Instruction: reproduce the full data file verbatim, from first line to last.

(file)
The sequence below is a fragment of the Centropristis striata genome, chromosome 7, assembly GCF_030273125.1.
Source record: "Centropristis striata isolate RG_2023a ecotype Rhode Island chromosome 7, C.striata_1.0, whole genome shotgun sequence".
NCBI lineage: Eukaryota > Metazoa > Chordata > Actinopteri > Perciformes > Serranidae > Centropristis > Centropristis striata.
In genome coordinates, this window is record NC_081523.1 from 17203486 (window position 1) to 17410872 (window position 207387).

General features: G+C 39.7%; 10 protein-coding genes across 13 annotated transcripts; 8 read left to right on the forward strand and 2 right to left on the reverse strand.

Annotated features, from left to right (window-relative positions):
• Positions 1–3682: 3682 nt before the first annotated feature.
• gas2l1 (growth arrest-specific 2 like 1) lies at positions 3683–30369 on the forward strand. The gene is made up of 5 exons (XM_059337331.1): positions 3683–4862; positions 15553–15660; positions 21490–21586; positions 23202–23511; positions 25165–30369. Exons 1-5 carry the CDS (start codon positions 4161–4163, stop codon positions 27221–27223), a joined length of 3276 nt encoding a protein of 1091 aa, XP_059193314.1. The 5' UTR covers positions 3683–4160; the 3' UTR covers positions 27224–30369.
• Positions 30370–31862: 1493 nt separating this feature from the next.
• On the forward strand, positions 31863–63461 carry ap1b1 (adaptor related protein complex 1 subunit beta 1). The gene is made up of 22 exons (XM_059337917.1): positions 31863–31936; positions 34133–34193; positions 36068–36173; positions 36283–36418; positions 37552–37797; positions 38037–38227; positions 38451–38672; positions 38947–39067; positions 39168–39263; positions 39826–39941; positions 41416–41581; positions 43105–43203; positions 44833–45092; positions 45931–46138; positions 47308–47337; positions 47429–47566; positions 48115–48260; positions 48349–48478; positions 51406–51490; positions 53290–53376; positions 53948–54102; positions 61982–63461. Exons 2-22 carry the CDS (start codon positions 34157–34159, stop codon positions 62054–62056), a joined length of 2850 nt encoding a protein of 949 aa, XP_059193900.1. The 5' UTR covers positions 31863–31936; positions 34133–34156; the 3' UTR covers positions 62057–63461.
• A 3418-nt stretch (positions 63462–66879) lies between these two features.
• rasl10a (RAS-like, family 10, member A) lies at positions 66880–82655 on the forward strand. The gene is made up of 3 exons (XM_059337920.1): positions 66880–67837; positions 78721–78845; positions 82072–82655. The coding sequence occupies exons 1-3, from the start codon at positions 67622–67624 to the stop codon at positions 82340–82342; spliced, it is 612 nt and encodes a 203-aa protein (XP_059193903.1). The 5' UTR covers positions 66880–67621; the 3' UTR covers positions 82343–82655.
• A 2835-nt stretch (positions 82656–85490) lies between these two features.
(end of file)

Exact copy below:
The sequence below is a fragment of the Centropristis striata genome, chromosome 7, assembly GCF_030273125.1.
Source record: "Centropristis striata isolate RG_2023a ecotype Rhode Island chromosome 7, C.striata_1.0, whole genome shotgun sequence".
NCBI lineage: Eukaryota > Metazoa > Chordata > Actinopteri > Perciformes > Serranidae > Centropristis > Centropristis striata.
In genome coordinates, this window is record NC_081523.1 from 17203486 (window position 1) to 17410872 (window position 207387).

General features: G+C 39.7%; 10 protein-coding genes across 13 annotated transcripts; 8 read left to right on the forward strand and 2 right to left on the reverse strand.

Annotated features, from left to right (window-relative positions):
• Positions 1–3682: 3682 nt before the first annotated feature.
• gas2l1 (growth arrest-specific 2 like 1) lies at positions 3683–30369 on the forward strand. The gene is made up of 5 exons (XM_059337331.1): positions 3683–4862; positions 15553–15660; positions 21490–21586; positions 23202–23511; positions 25165–30369. Exons 1-5 carry the CDS (start codon positions 4161–4163, stop codon positions 27221–27223), a joined length of 3276 nt encoding a protein of 1091 aa, XP_059193314.1. The 5' UTR covers positions 3683–4160; the 3' UTR covers positions 27224–30369.
• Positions 30370–31862: 1493 nt separating this feature from the next.
• On the forward strand, positions 31863–63461 carry ap1b1 (adaptor related protein complex 1 subunit beta 1). The gene is made up of 22 exons (XM_059337917.1): positions 31863–31936; positions 34133–34193; positions 36068–36173; positions 36283–36418; positions 37552–37797; positions 38037–38227; positions 38451–38672; positions 38947–39067; positions 39168–39263; positions 39826–39941; positions 41416–41581; positions 43105–43203; positions 44833–45092; positions 45931–46138; positions 47308–47337; positions 47429–47566; positions 48115–48260; positions 48349–48478; positions 51406–51490; positions 53290–53376; positions 53948–54102; positions 61982–63461. Exons 2-22 carry the CDS (start codon positions 34157–34159, stop codon positions 62054–62056), a joined length of 2850 nt encoding a protein of 949 aa, XP_059193900.1. The 5' UTR covers positions 31863–31936; positions 34133–34156; the 3' UTR covers positions 62057–63461.
• A 3418-nt stretch (positions 63462–66879) lies between these two features.
• rasl10a (RAS-like, family 10, member A) lies at positions 66880–82655 on the forward strand. The gene is made up of 3 exons (XM_059337920.1): positions 66880–67837; positions 78721–78845; positions 82072–82655. The coding sequence occupies exons 1-3, from the start codon at positions 67622–67624 to the stop codon at positions 82340–82342; spliced, it is 612 nt and encodes a 203-aa protein (XP_059193903.1). The 5' UTR covers positions 66880–67621; the 3' UTR covers positions 82343–82655.
• A 2835-nt stretch (positions 82656–85490) lies between these two features.